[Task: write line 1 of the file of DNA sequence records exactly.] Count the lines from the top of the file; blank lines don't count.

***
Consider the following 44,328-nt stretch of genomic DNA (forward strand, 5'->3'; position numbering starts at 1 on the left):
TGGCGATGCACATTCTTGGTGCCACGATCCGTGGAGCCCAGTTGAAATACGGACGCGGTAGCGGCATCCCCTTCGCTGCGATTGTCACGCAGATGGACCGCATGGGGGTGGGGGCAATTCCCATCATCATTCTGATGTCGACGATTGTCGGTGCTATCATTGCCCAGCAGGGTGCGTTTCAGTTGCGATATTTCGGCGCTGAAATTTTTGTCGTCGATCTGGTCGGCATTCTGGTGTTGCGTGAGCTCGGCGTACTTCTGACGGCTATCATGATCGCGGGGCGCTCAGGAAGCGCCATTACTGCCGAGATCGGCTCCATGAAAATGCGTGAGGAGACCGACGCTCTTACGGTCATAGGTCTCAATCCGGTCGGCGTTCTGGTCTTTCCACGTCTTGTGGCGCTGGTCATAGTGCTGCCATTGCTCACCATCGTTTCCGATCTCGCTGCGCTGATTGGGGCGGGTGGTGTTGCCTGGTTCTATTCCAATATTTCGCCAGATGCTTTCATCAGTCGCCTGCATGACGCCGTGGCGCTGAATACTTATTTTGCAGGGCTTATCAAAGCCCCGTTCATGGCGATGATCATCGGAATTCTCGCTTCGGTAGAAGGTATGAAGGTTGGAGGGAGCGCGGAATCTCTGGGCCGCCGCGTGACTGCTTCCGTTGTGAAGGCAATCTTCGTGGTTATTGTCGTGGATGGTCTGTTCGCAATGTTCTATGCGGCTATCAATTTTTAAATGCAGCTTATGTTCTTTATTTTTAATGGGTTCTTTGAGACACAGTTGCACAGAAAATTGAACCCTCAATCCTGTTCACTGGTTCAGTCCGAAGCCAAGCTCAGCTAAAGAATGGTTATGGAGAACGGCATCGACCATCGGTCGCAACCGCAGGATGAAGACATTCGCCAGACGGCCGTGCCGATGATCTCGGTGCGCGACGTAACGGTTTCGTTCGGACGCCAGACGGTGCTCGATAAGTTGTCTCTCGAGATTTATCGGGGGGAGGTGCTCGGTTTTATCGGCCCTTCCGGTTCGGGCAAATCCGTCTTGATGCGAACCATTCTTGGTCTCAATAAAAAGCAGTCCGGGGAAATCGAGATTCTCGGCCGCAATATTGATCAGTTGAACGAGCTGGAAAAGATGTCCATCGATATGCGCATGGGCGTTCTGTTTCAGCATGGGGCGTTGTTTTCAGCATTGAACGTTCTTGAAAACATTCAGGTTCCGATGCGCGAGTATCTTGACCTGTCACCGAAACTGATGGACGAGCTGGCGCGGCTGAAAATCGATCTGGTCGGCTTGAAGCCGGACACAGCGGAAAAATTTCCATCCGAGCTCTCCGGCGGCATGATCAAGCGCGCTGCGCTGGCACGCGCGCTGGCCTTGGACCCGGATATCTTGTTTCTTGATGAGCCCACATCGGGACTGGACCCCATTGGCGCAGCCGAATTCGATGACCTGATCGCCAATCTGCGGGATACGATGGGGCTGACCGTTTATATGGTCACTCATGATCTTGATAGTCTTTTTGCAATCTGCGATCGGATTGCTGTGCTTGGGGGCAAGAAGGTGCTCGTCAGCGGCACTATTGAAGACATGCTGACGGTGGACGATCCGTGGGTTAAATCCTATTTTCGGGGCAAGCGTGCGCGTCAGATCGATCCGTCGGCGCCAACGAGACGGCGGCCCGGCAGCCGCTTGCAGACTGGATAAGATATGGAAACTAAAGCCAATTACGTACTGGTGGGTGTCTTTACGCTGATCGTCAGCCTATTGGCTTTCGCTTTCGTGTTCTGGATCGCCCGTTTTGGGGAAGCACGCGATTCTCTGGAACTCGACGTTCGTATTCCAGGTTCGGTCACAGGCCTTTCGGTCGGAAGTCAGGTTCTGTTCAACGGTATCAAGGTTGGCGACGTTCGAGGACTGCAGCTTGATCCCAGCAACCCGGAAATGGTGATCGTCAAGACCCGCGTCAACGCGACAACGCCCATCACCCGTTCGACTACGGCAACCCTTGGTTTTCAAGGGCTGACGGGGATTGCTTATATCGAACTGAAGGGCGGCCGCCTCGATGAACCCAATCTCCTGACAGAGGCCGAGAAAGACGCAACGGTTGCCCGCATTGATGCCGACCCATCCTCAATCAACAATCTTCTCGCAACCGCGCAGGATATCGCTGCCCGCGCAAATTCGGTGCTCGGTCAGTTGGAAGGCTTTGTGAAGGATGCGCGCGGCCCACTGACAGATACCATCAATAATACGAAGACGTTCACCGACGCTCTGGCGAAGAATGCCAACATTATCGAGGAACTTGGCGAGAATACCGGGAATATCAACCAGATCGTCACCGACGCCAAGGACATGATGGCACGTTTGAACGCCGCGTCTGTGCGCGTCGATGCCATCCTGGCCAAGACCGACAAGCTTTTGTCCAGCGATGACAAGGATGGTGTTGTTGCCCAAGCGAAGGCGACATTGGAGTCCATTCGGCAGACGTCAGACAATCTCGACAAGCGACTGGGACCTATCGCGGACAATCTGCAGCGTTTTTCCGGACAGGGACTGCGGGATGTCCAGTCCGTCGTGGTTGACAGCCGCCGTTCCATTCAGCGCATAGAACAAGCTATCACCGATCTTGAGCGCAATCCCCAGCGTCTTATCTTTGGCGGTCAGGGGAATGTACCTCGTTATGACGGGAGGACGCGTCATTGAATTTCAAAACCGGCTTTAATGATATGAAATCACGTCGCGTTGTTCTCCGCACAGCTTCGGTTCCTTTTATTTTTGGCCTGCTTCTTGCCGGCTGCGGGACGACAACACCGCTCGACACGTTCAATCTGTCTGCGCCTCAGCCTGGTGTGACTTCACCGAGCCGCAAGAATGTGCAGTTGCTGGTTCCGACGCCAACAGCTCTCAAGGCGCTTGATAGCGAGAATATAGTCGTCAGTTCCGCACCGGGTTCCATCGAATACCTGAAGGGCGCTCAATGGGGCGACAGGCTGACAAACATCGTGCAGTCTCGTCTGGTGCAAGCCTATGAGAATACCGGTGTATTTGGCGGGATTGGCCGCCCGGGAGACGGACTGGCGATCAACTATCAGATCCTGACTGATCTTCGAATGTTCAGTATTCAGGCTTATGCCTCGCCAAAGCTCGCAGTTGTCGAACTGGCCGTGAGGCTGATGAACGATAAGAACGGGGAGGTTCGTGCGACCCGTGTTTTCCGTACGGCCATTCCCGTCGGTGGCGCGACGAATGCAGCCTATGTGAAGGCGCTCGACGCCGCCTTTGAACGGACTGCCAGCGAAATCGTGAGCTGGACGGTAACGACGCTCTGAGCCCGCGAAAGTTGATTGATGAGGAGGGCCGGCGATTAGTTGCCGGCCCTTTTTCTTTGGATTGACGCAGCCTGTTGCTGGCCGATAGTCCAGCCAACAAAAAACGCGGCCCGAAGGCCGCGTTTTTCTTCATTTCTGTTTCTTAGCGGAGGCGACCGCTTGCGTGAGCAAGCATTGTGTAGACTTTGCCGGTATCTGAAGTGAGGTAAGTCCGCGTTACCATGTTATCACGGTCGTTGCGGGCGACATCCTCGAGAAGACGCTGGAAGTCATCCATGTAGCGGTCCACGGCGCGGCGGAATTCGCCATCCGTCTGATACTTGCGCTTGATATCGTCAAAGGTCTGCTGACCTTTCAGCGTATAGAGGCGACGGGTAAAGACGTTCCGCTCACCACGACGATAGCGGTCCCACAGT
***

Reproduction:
Consider the following 44,328-nt stretch of genomic DNA (forward strand, 5'->3'; position numbering starts at 1 on the left):